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San Diego County Jail - East Mesa Re-Entry Facility Inmate Search

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The San Diego County Jail - East Mesa Re-Entry Facility in San Diego, San Diego County, California, like all jails is a maximum security facility. Because the inmates in this jail range from low level offenders to those being held for violent crimes like robbery, rape and murder, the security level is as high as is it is in any maximum security state prison. Some of the security features in this facility include security cameras, electronic detection and reinforced fencing topped with razor wire. Correctional officers in San Diego County Jail - East Mesa Re-Entry Facility are armed with mace and trained to use physical force to protect themselves and other inmates from violence.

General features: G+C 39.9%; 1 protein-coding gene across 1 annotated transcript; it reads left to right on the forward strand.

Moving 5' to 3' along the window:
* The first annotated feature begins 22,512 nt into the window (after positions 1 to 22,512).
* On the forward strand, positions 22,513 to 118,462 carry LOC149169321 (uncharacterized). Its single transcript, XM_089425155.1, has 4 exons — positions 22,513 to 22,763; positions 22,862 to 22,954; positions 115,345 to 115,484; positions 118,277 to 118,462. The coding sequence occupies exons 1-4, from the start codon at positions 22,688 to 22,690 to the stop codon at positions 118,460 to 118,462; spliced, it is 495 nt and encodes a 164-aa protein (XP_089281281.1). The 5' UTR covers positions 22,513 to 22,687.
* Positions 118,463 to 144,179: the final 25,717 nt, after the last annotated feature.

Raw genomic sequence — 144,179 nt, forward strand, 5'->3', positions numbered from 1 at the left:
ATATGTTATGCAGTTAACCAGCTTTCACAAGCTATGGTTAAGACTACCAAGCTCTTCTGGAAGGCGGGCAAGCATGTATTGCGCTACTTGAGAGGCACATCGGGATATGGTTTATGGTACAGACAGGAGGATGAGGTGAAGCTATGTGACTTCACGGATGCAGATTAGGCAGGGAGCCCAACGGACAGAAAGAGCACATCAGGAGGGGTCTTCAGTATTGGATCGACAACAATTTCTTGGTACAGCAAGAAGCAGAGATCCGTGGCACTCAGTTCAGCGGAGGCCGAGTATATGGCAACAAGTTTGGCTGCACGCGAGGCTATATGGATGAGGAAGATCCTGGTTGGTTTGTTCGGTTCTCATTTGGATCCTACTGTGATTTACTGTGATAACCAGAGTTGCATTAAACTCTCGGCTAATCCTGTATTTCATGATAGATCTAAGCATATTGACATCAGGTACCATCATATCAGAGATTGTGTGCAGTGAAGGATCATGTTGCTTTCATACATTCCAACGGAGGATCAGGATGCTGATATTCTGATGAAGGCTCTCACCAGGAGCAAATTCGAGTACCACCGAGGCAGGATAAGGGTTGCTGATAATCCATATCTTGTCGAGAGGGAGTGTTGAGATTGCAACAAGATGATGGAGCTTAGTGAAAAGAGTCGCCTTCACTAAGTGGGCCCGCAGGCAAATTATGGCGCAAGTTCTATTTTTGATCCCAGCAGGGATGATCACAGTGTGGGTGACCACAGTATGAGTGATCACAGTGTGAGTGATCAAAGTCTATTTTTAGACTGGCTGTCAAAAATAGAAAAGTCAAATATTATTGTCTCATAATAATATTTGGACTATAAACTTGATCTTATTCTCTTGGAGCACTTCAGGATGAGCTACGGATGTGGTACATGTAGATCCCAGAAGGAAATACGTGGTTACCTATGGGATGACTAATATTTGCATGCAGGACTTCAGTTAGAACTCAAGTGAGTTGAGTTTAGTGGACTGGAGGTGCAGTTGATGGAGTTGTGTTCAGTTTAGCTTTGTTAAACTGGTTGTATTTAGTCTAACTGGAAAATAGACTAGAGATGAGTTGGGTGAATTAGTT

The men, women and juveniles being held in the San Diego County Jail - East Mesa Re-Entry Facility are either awaiting trial or have been sentenced in the San Diego County Court System already and been sentenced to a period of time of one year or less. When an inmate is sentenced to a year or more, they are admitted into the California Prison or Federal Prison System. Inmates in the San Diego County Jail - East Mesa Re-Entry Facility are fed three meals a day totaling 2,500 calories, are allowed access to phones to contact friends and family members, are allowed at least one hour a day for exercise, have access to books, bathroom and shower facilities. The inmates are allowed mail to be delivered to them as well as newspapers and magazine from trusted outside publishers.